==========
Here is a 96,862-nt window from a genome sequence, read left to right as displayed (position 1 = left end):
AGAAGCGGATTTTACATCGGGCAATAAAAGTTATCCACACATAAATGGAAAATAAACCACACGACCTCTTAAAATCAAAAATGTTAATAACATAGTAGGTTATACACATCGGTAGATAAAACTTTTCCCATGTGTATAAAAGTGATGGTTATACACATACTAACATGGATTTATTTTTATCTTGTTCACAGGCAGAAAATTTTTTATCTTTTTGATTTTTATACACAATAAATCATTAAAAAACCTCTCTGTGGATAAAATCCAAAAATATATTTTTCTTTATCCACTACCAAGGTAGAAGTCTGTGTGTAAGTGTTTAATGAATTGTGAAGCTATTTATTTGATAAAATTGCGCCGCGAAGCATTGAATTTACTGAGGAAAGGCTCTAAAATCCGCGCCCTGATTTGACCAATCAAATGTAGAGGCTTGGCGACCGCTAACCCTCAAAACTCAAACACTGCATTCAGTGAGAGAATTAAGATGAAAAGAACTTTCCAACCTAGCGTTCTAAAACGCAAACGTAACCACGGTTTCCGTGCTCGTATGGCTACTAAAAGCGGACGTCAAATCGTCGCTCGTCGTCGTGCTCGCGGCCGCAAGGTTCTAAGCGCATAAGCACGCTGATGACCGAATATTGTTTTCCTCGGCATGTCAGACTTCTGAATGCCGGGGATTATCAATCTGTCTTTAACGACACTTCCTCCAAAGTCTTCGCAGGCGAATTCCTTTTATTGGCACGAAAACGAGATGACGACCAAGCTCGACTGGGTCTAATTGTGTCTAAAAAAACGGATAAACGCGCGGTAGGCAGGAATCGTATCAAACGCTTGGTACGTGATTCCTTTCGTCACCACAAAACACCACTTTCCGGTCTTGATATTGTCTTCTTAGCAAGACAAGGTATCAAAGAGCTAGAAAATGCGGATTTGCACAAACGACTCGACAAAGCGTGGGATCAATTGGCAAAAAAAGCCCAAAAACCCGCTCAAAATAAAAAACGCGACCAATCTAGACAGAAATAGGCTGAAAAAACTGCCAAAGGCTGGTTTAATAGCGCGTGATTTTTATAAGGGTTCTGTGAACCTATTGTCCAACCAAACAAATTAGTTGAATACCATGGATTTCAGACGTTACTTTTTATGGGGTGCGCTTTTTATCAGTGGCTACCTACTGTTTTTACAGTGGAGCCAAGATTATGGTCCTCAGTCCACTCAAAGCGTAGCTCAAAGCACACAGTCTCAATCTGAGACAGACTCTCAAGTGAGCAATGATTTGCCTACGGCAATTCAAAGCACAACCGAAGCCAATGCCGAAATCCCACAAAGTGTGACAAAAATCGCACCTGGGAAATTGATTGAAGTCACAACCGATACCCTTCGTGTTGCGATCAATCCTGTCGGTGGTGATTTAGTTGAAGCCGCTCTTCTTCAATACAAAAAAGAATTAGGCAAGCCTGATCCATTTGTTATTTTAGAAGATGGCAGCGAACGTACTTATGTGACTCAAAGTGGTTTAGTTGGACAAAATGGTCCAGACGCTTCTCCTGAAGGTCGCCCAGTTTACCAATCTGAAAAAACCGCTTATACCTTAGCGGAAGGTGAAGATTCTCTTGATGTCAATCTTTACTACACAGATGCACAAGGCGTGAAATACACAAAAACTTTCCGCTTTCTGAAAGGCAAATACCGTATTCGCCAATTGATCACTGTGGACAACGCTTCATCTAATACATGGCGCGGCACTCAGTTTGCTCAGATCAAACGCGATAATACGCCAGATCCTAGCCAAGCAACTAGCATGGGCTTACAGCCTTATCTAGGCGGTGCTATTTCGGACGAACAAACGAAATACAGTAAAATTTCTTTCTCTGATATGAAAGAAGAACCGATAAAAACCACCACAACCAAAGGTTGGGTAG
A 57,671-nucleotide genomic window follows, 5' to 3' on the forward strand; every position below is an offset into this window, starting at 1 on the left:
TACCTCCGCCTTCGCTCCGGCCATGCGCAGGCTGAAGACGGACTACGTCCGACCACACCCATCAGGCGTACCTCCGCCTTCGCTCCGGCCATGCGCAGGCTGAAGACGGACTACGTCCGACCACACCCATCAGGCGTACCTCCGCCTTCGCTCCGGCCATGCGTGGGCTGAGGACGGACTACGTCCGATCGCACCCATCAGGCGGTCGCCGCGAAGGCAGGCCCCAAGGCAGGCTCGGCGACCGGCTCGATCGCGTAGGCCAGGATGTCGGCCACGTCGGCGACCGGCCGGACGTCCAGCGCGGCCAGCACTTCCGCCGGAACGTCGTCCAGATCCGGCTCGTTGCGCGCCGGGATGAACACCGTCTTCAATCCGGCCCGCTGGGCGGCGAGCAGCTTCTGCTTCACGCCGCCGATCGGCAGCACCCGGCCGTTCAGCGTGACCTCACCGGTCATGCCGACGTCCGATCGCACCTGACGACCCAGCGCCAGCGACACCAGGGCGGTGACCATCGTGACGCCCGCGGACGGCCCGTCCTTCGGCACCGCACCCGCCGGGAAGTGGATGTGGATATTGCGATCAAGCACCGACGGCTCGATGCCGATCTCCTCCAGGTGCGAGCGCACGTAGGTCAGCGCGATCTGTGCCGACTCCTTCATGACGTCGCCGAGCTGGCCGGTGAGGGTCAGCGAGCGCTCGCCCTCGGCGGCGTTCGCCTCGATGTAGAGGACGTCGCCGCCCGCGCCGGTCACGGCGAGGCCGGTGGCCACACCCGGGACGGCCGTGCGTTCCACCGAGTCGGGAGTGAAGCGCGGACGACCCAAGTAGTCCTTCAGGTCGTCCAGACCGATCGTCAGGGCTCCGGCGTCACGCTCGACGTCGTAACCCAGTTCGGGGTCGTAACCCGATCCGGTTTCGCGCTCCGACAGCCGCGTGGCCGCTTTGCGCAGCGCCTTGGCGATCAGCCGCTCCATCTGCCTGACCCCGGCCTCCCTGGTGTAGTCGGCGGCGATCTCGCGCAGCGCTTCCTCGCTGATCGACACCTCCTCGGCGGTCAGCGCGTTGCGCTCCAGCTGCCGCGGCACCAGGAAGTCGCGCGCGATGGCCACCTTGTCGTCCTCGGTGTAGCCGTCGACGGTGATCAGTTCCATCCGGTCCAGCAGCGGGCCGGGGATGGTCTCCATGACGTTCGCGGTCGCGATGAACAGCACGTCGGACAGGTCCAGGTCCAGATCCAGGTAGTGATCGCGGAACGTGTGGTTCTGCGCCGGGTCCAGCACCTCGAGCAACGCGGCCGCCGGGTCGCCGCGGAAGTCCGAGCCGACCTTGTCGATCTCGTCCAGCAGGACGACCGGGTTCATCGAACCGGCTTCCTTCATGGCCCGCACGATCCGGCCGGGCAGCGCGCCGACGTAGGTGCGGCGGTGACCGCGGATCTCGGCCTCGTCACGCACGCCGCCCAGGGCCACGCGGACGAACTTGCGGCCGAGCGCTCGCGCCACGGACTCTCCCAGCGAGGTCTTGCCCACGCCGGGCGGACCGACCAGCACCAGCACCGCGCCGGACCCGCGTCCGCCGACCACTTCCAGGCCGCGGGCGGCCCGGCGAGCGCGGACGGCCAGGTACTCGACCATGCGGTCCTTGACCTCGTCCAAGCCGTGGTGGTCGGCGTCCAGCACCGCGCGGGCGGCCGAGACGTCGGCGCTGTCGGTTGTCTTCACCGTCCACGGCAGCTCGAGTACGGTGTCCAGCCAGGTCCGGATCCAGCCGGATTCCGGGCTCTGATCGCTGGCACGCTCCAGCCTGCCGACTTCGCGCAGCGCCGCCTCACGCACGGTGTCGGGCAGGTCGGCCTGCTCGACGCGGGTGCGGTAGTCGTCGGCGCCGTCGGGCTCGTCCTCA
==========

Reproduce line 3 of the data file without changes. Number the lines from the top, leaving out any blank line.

A 57,671-nucleotide genomic window follows, 5' to 3' on the forward strand; every position below is an offset into this window, starting at 1 on the left: